Niels Jepsen

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Ongoing climate change is affecting animal physiology in many parts of the world. Using metabolism, the oxygen- and capacity-limitation of thermal tolerance (OCLTT) hypothesis provides a tool to predict the responses of ectothermic animals to variation in temperature, oxygen availability and pH in the aquatic environment. The hypothesis remains(More)
External tagging of fish with electronic tags has been used for decades for a wide range of marine and freshwater species. In the early years of fish telemetry research, it was the most commonly used attachment method, but later internal implants became preferred. Recently, the number of telemetry studies using external tagging has increased, especially(More)
Pike in the western Baltic Sea live on the edge of their salinity tolerance. Under physiologically challenging conditions, organism may respond by moving to environmentally more benign areas during critical periods, such as during spawning. We hypothesised that pike in a brackish lagoon (8–10 ppt salinity) would perform spawning- and feeding-related(More)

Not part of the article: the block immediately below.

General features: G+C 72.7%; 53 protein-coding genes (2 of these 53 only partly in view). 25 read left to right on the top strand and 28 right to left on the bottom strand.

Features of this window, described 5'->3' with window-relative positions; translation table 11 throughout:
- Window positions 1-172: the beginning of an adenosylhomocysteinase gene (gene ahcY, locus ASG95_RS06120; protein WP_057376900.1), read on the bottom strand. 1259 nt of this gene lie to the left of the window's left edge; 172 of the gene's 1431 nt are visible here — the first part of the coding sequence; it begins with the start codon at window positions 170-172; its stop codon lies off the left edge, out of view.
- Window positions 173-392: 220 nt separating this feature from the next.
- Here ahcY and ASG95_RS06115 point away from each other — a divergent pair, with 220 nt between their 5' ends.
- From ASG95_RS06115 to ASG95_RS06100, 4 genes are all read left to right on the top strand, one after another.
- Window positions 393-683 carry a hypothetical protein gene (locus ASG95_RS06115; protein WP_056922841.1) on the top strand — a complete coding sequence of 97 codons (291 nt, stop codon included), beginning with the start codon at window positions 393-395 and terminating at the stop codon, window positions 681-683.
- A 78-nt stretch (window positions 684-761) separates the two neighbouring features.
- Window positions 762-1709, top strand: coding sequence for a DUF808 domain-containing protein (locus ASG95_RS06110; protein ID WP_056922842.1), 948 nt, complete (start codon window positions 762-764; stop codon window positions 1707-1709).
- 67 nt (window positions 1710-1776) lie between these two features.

Institutional Animal Care and Use Committee’s (IACUCs) serve an important role in ensuring that ethical practices are used by researchers working with vertebrate taxa including fish. With a growing number of researchers working on fish in the field and expanding mandates of IACUCs to regulate field work, there is potential for interactions between aquatic(More)
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